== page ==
Buck Showalter points out quickly and profanely that he prefers his old cellphone. The Baltimore Orioles manager wrestled with a stubborn iPhone one recent afternoon, struggling to scroll through the address book.
“My thumbs are too fat,” Showalter groused, before finally finding the name of Mike Griffin, the pitching coach for the Orioles’ Class AAA affiliate.
“Hey, Griff, you got a second? . . . Griff, who’s starting for you guys tonight, Berken or Zagone? . . . And Arrieta tomorrow? . . . How about Thursday, you got Clark or Berken? . . . Okay. Where does Clark go? . . . Where does Eveland go? And that’s a loaded question — I got a place he can go.”
Translation: More roster moves were on the horizon. Business as usual for the Orioles, perhaps baseball’s most surprising and inexplicable team this season, having forced their way into September’s playoff hunt on a wave of one-run wins, an ever-changing roster and a bullpen that overshadows its starting rotation.
In the middle of it all has been Showalter, who was fired by three previous teams despite winning baseball games, an old-school character who doesn’t seem impressed with much, not with any worse-than-advertised phenom and certainly not with any summer-month standings.
On a roster void of superstars, Showalter is winning games with timely roster moves, shrewd matchups and artful bullpen management. In Baltimore, big wins have come down to small decisions.
The Orioles have won 24 of their 31 games decided by one run. If they maintain this pace through the season’s final month, they’ll post the best winning percentage in one-run games in baseball history. The further back you stand, the less sense their success makes. The Orioles are in the bottom half in most major offensive and pitching categories. Only four teams have fewer quality starts. Only four have a worse on-base percentage. The Orioles have won 15 more games than they’ve lost, even though they’ve given up 35 more runs than they’ve scored. How is this team only two games behind the New York Yankees, a team with a roster that costs more than twice that of the Orioles?
“Nobody knows,” Showalter says by way of explanation. “We don’t overanalyze.”
Which couldn’t be further from the truth, spoken by a man who dissects and studies everything.
No one has ever complained about the results. Showalter twice has been named manager of the year. In his second full season in Arizona, the Diamondbacks posted a 35-game improvement. His second full year in New York, the Yankees improved by 12 wins. And in his second full season in Texas, the Rangers posted an 18-game improvement. The Diamondbacks and Yankees both won the World Series the year after Showalter was shown the door.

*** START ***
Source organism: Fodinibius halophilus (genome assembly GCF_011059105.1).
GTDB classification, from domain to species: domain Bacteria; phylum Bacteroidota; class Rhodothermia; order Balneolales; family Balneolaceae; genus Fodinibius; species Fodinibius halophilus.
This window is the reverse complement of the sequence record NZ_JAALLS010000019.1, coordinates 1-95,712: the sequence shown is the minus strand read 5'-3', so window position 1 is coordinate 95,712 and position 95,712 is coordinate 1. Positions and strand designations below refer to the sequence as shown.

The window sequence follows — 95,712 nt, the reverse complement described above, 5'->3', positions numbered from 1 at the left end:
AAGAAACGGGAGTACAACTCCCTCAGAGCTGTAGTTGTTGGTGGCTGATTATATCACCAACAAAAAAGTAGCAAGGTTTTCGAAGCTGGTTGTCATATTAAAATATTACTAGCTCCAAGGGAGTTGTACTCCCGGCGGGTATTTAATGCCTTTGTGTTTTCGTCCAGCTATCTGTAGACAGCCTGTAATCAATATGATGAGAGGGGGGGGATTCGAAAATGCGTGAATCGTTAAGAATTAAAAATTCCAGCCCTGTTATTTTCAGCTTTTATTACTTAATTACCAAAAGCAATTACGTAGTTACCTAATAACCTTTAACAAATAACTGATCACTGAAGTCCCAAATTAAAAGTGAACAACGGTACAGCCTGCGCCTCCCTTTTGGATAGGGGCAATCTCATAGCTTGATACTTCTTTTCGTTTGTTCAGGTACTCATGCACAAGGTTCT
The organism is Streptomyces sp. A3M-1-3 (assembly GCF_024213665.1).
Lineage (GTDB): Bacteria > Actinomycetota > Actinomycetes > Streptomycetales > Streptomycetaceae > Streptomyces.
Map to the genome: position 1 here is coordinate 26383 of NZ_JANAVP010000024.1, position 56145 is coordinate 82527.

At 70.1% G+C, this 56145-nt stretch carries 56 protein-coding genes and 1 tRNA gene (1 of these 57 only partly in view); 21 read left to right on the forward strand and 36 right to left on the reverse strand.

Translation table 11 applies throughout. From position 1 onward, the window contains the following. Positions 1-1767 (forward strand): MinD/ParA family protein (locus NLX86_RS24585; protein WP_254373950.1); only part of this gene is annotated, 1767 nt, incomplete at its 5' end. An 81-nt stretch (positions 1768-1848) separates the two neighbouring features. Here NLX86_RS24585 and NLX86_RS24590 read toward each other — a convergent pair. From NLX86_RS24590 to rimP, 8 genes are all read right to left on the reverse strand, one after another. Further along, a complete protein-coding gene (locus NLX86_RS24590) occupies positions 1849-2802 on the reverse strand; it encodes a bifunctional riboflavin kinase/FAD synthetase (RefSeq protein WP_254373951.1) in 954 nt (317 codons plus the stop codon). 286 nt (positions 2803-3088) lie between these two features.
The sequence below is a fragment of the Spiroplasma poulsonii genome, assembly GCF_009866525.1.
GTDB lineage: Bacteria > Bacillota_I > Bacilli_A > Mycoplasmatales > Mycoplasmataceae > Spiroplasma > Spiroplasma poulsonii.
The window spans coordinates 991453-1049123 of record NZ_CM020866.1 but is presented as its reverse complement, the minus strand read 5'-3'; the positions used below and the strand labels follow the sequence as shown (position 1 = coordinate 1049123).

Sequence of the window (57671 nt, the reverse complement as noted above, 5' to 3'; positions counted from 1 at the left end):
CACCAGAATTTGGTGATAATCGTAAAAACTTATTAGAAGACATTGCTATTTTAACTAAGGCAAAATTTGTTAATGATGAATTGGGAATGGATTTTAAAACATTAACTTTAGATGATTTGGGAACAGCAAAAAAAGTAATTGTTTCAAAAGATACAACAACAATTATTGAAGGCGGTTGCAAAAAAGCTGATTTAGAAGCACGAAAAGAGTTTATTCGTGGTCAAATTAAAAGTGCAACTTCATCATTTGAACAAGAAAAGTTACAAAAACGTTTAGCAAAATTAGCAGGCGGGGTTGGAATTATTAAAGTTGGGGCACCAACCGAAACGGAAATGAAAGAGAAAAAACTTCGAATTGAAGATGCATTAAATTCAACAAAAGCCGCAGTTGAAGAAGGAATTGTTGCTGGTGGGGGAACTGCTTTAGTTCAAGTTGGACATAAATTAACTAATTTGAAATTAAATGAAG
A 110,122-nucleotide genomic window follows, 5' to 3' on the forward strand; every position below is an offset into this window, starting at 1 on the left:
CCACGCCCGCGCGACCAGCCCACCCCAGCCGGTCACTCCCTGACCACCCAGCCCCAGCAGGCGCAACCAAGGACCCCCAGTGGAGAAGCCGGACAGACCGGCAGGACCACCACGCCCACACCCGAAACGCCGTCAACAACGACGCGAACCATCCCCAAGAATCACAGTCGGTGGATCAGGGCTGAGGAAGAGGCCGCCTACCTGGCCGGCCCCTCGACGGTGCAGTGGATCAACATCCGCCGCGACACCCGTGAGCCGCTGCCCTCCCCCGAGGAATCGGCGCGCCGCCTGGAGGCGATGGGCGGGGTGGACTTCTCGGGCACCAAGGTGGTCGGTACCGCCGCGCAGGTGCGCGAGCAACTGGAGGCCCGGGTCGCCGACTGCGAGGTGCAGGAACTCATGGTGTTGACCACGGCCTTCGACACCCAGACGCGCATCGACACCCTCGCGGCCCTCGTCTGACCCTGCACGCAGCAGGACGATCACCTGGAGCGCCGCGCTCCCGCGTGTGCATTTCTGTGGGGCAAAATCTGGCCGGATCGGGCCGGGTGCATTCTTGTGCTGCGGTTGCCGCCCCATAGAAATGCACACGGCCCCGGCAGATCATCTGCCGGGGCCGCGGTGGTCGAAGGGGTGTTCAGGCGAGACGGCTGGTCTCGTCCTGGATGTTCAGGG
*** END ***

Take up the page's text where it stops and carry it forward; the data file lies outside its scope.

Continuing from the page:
The manager came to Baltimore with a reputation: He tinkered too much, wasn’t always well-regarded by players, was wound too tight. When J.J. Hardy was traded to Baltimore prior to the 2011 season, that’s all anyone would tell him.
“But when I came here, I didn’t see that at all,” Hardy said.
What changed? Did time away soften Showalter? The seasoned manager isn’t soft enough to admit any such thing.
“Every situation calls for something different,” he said. “I know in New York, it was one way, then Arizona was another way, Texas another way, here’s another way. Who’s wrong? Who’s right? Does it mean that I’ve changed according to the needs? Or does it mean the critiquers don’t get it? I don’t know. I don’t spend a lot of time analyzing it. At 56, there are many things I don’t really give a [care] about.”
Whatever is it, Showalter’s way is working in Baltimore. The Orioles currently carry only nine players who were on the 40-man roster when Showalter came to town. The results? A franchise that hasn’t posted a winning record since 1997 matched last year’s win total (69) just 126 games into the season. And they’ve done it without consistent stars and dependable heroes, using a formula that probably won’t inspire a best-selling book. The victories are all in the details; for Showalter, they always have been.
“Buck was fantastic to work with,” said Judson Burch, the producer of ESPN’s “Baseball Tonight” during Showalter’s tenure as an analyst there, “because he always got us thinking about baseball as being much more complicated than it looked on TV. . . . He was always asking questions, always challenging the idea that baseball was simple.”